A NEW musical experiment, created during the Covid-19 pandemic, will be the centrepiece of this year’s celebration of Highland music, Gaelic language and culture at the Blas Festival.

Lèirsinn, meaning perception in Gaelic, is a new piece of music by Lochaber multi-instrumentalist and composer, Ewen Henderson, and explores the way humans relate and respond to the physical spaces and landscapes around them and how this, in some way, is shaped by the imagination.

Lèirsinn will be performed several times during Blas Festival, which is a collaboration between The Highland Council and Fèisean nan Gàidheal. The nine-day festival is taking place from September 1-9 in venues from Skye to Fort William and Gairloch to Ballachulish.

The main aim of the nine-year-old festival is to celebrate Highland music, Gaelic language, and culture. It is held each year throughout the administrative area of The Highland Council, which is the main funder of the event.

Henderson, who is a member of folk group Mànran and has had music feature in TV and film including ITV’s Sanditon, BBC Alba’s Pìobairean Beaga Bhaile Ghobhainn and Alleulia, shared where the inspiration for the work came from.

The National: Folk group ManranFolk group Manran (Image: Manran)

He said: "The initial idea of Lèirsinn was born during lockdown, when travel was heavily restricted. I found myself taking imaginary journeys to places further afield and, on several occasions, feeling moved to compose pieces of music inspired by these trips.

“Once restrictions lifted, I made actual physical journeys to these places and wrote further pieces of music inspired by these ‘real’ trips.

“Lèirsinn brings these pairs of pieces of music together and invites the audience to explore the extent to which our imaginations shape and colour our experiences of the places around us."

For the performances, Henderson will be joined by a line-up of musicians including Megan Henderson (fiddle, piano & vocals), Hamish Napier (piano & whistles), Innes Watson (guitar & fiddle), Iain MacFarlane (fiddle & whistle) and Su-a Lee (cello).

Calum Alex Macmillan, who works for festival organisers, Fèisean nan Gàidheal, added: “One of the main features of the Blas Festival is the annual commission we award. Ewen’s proposal for Lèirsinn embodies what Blas has at its core, a celebration of Gaelic culture, music, song and language and the Highland landscape.

“We are looking forward to another great festival this September, visiting communities across the Highlands with a programme that will continue to celebrate our rich Gaelic culture and heritage, including events which will showcase newly composed Gaelic songs and music, international musicians, collaborations, birthday celebrations for treasured tradition bearers and a grand finale Ceòl nam Fèis concert in Fort William featuring talented youngsters from across the Fèis movement.”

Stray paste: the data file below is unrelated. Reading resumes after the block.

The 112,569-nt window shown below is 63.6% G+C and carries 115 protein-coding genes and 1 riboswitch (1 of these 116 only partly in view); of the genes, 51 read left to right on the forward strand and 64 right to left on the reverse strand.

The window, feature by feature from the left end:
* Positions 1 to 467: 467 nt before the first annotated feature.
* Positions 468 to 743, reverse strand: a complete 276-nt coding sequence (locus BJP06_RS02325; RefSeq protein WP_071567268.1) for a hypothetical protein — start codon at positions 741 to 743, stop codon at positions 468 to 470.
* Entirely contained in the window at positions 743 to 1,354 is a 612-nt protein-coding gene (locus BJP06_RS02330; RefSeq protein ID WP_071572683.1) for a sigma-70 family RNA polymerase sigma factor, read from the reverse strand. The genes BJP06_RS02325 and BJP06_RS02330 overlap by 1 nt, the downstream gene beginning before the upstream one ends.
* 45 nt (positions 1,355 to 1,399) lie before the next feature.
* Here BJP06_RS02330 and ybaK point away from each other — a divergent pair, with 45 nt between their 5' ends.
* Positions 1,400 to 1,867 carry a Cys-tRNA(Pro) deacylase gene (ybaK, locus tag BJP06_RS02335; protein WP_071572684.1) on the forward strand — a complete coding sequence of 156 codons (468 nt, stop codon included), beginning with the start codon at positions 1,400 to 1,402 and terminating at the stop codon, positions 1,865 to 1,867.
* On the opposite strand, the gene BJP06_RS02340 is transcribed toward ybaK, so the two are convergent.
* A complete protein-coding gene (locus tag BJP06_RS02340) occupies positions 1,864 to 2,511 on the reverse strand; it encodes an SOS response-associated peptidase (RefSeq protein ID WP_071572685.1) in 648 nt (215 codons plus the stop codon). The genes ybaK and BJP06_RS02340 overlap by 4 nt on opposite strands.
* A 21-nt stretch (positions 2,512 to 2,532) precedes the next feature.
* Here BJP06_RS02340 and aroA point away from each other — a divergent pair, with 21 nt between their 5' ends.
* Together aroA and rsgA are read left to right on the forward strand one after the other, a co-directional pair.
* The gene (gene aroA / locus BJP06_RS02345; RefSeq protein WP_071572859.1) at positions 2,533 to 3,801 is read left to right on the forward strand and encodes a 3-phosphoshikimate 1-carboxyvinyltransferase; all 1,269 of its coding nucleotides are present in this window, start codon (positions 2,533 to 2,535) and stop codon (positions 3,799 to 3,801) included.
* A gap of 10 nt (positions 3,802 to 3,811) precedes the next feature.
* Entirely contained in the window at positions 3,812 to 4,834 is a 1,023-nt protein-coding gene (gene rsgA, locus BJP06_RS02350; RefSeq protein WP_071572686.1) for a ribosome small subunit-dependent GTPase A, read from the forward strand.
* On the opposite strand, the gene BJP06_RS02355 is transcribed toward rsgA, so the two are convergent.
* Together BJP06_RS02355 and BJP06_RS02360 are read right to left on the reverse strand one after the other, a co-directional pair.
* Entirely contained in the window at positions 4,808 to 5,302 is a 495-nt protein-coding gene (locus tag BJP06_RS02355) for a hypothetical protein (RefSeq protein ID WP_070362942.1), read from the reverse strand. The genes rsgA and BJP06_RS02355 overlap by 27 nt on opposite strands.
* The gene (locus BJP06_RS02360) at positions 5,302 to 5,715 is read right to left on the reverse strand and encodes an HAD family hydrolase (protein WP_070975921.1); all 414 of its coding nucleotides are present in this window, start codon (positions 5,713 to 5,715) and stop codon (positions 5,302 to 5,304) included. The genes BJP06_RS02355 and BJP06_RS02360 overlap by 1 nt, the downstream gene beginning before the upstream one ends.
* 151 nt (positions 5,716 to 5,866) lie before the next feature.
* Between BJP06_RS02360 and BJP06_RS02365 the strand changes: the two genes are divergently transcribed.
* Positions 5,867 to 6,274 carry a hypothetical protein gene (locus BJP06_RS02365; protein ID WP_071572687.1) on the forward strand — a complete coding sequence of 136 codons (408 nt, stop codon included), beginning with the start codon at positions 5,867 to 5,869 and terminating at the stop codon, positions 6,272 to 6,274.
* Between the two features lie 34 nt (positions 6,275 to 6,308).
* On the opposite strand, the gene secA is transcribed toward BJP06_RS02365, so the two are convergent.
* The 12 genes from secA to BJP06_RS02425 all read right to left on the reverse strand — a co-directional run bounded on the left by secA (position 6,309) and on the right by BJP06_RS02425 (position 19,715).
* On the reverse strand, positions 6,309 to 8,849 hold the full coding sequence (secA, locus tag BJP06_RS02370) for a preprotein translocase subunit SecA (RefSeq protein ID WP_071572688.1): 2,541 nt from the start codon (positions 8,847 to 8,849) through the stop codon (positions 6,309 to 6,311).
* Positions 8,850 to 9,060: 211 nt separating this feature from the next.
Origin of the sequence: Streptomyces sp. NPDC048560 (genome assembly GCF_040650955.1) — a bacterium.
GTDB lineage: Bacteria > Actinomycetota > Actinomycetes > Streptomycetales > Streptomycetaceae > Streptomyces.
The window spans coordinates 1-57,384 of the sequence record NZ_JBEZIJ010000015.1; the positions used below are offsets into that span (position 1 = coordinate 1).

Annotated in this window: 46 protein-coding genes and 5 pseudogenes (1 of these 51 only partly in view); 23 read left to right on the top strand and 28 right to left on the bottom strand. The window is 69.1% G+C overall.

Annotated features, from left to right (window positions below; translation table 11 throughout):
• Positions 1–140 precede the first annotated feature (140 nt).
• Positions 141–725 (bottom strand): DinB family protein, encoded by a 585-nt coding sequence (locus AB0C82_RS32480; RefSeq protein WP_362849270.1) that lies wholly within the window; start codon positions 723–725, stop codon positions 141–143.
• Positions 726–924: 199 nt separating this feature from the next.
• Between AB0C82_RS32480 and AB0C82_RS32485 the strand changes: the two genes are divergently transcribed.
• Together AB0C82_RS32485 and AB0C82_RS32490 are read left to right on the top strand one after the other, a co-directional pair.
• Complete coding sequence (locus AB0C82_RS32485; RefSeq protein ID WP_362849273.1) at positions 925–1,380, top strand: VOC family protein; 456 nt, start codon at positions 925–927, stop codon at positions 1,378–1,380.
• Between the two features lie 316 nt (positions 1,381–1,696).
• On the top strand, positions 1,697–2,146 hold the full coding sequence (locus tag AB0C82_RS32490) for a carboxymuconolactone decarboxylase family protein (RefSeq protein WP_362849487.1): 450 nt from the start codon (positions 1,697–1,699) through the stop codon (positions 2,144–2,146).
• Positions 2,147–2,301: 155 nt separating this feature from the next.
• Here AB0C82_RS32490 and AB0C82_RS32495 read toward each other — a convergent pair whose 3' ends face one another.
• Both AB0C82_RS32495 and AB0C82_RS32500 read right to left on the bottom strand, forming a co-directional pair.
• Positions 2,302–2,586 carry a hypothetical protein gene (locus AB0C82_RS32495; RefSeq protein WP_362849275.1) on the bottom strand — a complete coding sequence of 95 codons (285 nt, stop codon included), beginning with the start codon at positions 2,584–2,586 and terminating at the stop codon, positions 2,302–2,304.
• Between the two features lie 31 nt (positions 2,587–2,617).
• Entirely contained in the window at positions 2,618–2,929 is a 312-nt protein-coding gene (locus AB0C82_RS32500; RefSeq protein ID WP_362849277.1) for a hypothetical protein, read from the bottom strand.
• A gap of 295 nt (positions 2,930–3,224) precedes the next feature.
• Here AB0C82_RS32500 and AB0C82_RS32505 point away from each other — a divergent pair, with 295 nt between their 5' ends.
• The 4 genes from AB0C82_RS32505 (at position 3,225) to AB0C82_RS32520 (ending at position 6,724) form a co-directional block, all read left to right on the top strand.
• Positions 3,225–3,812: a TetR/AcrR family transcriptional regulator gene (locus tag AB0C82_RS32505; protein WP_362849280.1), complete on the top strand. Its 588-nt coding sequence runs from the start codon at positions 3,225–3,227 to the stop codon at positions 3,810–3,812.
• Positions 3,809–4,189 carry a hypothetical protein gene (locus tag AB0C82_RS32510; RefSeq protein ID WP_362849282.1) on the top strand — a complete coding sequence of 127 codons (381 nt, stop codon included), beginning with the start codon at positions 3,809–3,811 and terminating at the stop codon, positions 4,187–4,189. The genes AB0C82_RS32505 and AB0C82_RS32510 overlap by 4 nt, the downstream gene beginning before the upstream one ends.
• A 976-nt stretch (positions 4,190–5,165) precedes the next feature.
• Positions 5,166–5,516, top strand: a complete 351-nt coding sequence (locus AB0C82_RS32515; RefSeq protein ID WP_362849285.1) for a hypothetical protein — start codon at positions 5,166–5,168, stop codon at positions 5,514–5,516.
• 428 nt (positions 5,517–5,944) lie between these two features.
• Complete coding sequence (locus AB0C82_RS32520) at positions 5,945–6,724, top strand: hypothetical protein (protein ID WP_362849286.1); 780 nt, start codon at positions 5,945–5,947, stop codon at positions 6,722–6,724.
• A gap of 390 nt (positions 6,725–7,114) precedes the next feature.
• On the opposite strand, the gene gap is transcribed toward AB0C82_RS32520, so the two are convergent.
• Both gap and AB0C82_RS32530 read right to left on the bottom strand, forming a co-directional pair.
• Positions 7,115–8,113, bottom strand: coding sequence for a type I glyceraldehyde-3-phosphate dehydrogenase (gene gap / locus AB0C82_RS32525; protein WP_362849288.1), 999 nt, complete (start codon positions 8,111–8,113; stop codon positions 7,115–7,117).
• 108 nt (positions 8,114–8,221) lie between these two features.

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During the Blas Festival, which has become a highlight of the Scottish music calendar since it first began in 2004, there will be a showcase of home-grown talent alongside internationally renowned traditional musicians, with around 25 concerts and cèilidhs, an extensive education and communities programme and an online offering which will include workshops, Gaelic song sessions and livestreamed concerts.

These performances will take place at a variety of venues throughout the Highlands and Islands, from small village halls to arts centres, making it a unique festival format which attracts audiences from home and abroad.

Shona MacLennan, Ceannard, Bòrd na Gàidhlig, one of the funders of the festival said: “We are delighted that the Blas Festival will be bringing Gaelic song and music to audiences throughout the Highlands again this year. The festival portrays the best of Gaelic language and culture, and each year contributes to the aim of the National Gaelic Language Plan that Gaelic is used more often, by more people in a wider range of situations as well as contributing to wellbeing.”

Blas Festival, which means taste or sample will launch its full programme in the next couple of weeks and the concerts, cèilidhs and workshops will take place in a variety of performance venues across the Highlands. For further information about this year’s festival, please visit www.blas.scot.